So we tell them they can stay with us longer on the sidelines, and wait to see what happens next so  that they can decide whether they want to take part or not. The strategy works fairly well at first. In about 20 minutes, we manage to gather a few blankets and invite families to sit with us; we make balloons for the kids out of our rubber gloves, and try to talk with their parents.

“You can talk to me normally,” one young woman says as I begin explaining the situation in easy English. “I don’t mind if the police beat me – I really don’t mind,” she says after a while. And I see in her eyes that this is not the kind of angry and determined, “I don’t give shit” activist statement, the kind I witness at the neo-Nazi blockades back home. Rather, it is an expression of total resignation. The expression of someone, who knows that getting beaten by the police won’t add much to their overall level of suffering; someone who views being tear-gassed as just another little stone in the overall mosaic of everyday injustices they must endure before they can live with dignity. And she’s not the only one. When I warn a father of two kids about the Macedonian police and their practices, he looks at me and simply shakes his shoulders, his blue eyes empty. What do I have to tell them? I feel ashamed.

The kid corner is gone as quickly as it emerged. At one point some of the families decide to join others, who are sitting on the trails a bit behind the protestors. We accept their decision and move with them. Since the situation at the back seems pretty stable, we move to the very front of the protest with a group of young medical staffers, to see what’s happening.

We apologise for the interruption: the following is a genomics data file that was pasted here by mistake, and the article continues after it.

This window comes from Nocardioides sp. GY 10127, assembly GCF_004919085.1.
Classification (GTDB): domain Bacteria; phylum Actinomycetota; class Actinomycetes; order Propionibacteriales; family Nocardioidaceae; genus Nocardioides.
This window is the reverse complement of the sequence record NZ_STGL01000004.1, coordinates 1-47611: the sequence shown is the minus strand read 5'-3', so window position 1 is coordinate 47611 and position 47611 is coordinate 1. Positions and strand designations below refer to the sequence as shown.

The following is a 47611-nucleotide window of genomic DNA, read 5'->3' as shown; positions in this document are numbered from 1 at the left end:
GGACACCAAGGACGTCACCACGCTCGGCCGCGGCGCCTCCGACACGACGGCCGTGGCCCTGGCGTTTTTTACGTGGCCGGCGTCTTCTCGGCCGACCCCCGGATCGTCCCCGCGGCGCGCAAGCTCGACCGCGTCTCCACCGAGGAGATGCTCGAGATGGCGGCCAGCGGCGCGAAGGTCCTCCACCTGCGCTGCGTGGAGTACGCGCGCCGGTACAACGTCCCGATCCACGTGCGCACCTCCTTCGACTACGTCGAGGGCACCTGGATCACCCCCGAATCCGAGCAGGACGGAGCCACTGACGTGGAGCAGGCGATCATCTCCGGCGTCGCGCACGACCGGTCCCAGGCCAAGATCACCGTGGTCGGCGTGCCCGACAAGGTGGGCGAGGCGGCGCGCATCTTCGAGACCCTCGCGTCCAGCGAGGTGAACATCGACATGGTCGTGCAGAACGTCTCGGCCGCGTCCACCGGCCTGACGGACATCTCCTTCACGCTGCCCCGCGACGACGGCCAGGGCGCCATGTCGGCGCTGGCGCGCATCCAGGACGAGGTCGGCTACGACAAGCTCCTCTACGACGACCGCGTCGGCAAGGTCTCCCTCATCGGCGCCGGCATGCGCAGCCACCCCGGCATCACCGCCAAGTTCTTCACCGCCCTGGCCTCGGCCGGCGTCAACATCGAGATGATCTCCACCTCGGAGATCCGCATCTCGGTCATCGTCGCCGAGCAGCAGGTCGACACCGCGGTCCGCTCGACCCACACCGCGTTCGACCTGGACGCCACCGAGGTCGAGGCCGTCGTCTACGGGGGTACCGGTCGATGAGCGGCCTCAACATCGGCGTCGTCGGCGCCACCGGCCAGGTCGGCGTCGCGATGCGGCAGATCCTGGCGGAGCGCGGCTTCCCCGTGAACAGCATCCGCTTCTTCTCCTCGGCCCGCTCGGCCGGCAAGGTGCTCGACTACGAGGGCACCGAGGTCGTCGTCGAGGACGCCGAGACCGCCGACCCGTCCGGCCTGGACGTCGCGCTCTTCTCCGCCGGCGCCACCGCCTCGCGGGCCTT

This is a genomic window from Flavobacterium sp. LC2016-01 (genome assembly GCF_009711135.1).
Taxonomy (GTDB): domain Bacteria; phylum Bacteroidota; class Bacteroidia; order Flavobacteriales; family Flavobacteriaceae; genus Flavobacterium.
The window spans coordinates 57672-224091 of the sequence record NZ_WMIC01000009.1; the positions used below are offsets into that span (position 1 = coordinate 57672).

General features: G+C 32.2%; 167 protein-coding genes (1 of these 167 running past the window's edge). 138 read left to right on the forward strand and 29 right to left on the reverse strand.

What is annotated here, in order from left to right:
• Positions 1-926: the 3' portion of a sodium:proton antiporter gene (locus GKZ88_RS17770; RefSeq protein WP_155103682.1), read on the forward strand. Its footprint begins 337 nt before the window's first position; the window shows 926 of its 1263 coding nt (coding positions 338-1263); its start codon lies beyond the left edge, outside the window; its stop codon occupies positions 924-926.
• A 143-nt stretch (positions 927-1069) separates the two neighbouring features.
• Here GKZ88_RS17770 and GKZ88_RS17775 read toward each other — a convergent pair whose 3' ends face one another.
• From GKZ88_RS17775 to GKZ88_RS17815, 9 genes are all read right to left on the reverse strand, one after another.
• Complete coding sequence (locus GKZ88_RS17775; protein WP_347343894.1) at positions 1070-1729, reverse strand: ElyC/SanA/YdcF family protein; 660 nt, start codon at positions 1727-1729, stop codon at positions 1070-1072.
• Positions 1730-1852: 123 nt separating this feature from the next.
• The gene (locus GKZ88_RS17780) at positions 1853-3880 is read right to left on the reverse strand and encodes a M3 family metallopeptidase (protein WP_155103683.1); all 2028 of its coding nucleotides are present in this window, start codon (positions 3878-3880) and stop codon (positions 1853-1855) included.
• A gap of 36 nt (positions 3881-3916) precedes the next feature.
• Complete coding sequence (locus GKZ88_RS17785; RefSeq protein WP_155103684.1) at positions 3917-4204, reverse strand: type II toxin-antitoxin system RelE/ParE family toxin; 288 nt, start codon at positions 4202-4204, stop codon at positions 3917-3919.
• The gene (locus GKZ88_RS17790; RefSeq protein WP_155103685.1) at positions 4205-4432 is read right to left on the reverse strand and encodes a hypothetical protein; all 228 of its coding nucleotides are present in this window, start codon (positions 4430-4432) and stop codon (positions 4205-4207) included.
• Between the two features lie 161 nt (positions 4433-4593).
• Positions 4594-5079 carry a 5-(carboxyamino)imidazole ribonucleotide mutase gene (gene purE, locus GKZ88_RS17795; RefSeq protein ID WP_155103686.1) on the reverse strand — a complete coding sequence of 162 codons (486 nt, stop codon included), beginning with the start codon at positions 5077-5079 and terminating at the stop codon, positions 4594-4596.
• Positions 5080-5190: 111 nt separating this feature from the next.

People are gathering with signs in English and Arabic. “Patience + hope = Europe,” and “Don’t beat us,” the paper cards say. At some point, the protestors, mainly refugees and very few internationals, gather closer together. They start singing and swinging small pieces of white paper over their heads – it appears the protest will be peaceful. The global news media are here, and a young man with a loudspeaker is hoisted onto the other protestors’ shoulders. Although I cannot hear him, I see him passionately speaking to the cameras, while showing the world a newborn baby and a few children.“What kind of life can they have in a camp?” I imagine him saying. I am a bit worried for the children because as the speech ends the atmosphere grows tenser, but they are quickly brought to safety.